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Can anyone please let me know of efficient procedures to tackle missing values in target field in the trainin data itself? I am currently considering multiple imputation or Tree Imputation but I would like to know what is out there too.

thank you in advance

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you can try this: divide the data into 10-20 buckets based on independant variables. obviously all the entries with missing dependant variable values would be placed in one bucket. find the bucket having the mean of the independant variables closest to that in the missing bucket. replace the missing entries with the mean of the dependant variable from this bucket.
hi Arup,

Yes, I was going to assign the missing values a separate "category" and use a strategy similar to what you mentioned. But there are only 120 non-missing values in the target variable and about 5500 missing values (the total records are only 6000 or so). do you think this would still work well? The independent variables have very few missing values and I would only have to bucket them according to the target variables. And, I have to predict 4 target variables.

hi Shareth, im wondering if over 90% of the data for the target variable is missing, should we go forward with this analysis?
Hi Arup,

I guess I would atleast have to do the data analysis part and use the "modeling" itself to be a very insignificant perecentage of my report. We already know that data prep is most important in data mining but I dont have any other choice right now....The best I can do is use tree or multiple imputation (which I am using) to see how well they perform under current scenario...

I would need a little bit of information before trying to help- what do you mean by "structurally missing"- That phrase is very important as some people use it incorrectly. The following link has some guidelines (but please note that they are not for target variables)

Btw, I had 120 non-missing values..Are you talking about Shootout M2009? :)


What do you mean by 'weird predicted values'?

If you're got 120 non-missing targets and are scoring 5500 cases, then even if the distributions are identical the larger sample will have cases that are much farther from the mean that the smaller sample.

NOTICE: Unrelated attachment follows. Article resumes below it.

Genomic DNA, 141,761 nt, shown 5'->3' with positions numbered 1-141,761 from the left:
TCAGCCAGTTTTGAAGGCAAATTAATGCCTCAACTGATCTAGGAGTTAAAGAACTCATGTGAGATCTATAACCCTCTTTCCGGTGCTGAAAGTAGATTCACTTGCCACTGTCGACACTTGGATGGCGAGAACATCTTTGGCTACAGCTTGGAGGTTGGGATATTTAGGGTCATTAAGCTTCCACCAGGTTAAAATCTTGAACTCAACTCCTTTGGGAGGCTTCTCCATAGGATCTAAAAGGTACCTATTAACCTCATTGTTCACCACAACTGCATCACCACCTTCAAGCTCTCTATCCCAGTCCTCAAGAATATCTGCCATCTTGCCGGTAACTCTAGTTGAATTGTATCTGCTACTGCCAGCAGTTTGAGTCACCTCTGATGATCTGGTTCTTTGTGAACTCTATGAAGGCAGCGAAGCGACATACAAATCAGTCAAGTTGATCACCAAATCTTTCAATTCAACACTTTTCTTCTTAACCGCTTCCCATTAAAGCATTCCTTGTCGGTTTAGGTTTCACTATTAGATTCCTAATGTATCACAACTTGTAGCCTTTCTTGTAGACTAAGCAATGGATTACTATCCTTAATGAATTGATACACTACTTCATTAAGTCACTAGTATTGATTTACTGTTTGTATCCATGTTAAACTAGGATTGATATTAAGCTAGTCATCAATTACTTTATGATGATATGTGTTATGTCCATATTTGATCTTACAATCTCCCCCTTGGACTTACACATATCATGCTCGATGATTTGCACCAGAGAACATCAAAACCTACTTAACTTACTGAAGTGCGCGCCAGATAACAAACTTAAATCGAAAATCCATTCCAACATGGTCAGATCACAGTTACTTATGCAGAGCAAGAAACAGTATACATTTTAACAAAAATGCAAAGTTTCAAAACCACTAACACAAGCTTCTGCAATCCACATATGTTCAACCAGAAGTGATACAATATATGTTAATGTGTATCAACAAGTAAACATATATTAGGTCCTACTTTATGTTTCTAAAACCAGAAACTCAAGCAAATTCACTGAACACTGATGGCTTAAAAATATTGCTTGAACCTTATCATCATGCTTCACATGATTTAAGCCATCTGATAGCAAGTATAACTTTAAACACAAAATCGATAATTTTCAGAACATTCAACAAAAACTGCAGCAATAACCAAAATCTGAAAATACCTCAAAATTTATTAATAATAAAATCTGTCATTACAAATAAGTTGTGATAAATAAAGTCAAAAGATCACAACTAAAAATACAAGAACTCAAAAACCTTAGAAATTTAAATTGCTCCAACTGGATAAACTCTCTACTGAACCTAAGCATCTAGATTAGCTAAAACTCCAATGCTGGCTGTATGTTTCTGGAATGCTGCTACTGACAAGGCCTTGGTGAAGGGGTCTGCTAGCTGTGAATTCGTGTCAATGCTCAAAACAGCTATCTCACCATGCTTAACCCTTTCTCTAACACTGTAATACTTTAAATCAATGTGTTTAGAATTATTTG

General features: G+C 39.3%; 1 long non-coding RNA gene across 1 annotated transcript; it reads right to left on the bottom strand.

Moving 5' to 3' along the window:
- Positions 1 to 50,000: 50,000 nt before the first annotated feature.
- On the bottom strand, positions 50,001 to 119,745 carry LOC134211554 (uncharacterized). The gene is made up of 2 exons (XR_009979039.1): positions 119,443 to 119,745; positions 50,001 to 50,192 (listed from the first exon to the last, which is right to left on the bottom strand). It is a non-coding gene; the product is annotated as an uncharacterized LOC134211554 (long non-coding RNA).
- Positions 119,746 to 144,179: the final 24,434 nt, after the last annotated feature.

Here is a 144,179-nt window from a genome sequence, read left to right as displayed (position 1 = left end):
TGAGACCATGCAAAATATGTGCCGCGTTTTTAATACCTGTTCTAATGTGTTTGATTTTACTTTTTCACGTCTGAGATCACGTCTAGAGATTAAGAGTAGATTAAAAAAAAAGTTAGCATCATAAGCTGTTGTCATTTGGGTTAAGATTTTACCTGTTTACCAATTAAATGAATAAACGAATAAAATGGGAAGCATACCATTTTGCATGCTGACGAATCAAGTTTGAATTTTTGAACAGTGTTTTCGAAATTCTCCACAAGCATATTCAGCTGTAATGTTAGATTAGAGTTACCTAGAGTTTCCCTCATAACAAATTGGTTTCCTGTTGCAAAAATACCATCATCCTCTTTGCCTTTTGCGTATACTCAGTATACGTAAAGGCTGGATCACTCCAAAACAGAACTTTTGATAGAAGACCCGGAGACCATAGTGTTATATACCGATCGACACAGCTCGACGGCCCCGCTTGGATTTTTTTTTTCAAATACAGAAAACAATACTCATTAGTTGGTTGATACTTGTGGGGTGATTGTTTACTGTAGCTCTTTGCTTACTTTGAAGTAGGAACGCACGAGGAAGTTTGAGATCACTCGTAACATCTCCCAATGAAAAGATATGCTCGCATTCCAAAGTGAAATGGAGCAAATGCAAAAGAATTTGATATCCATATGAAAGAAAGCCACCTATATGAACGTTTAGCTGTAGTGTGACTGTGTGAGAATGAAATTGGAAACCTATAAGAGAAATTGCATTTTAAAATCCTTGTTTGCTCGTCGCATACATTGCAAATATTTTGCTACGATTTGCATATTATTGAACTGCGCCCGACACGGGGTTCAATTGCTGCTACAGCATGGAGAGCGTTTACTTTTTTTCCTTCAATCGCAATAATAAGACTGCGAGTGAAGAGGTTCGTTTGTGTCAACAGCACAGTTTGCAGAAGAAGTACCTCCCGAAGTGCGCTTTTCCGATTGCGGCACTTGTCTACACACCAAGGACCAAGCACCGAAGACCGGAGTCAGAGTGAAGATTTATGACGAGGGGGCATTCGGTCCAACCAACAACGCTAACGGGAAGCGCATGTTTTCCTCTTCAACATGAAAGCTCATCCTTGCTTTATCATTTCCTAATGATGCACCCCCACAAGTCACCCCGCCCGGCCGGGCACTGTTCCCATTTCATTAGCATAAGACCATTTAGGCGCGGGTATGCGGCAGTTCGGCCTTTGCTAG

What are the distributions of the source variables in the two samples?

I would not be surprised if the non-missing targets come from a stratified sample for training purposes, so the distributions of the two samples (non-missing target and missing target) are very different.
Can you explain a little about why the values are missing? There are different procedures that can be used to handle this if the values are missing at random, but if they are not missing at random then that complicates the situation.

Also, I'd strongly suggest you not impute the mean in any situation. If you do so you will be biasing your variance downward. My suggestion is to look into hot-deck imputation.
Think about what you are doing for a second.

You are talking about building a model on the 120 cases, scoring the other 90% of the cases, and then (I presume) building a model on the full data set. What you'll get back is the original model with absolutely fantastic fit statistics, and these fit statistics will be completely bogus. In the second stage, you are using a model to predict what the model to predict.

Why is the data missing? You've said it's "structurally missing", but that's not an answer -- that's just an admission that an answer is needed. You've said this is for M2009. I'm guessing that your data set is actually two data sets -- one for training (the stuff that has the target) and one to send in as your answers (the stuff with missing target).
The data on which we need to build a model itself has about 6500 missing values in the target variable.There are only 120 non missing values in the target variable.
Can we do something like this??
Use a model (Say Model A) to predict the the missing values in Target.Then we will have a data set which has no missing values in target
Then use another model (Say Model B) on this data set and observe the misclasification rate to find out whether the model A has predicted the values of missing targets correctly or not.
Okay, this sounds like a classic case of censored observations. There is a regression technique called a Tobit model that is specifically geared towards this type of problem. SAS and a few other packages incorporate the ability to model this type of outcome variable using this technique.
Good point, Bill. It could easily be censored observations.

Any solution depends on why the target is missing in the first place.
in this case the structural missing values mean the target is not supposed to have values for the particular row. If event A happens then only event B (target) occurs which is similar to conditional probability .Based on the combination of input variables the target does not have values and so they are missing but with only 1% non missing values it is very difficult to model and predict the target. So i would like to know if there is any efficient method to solve this problem.


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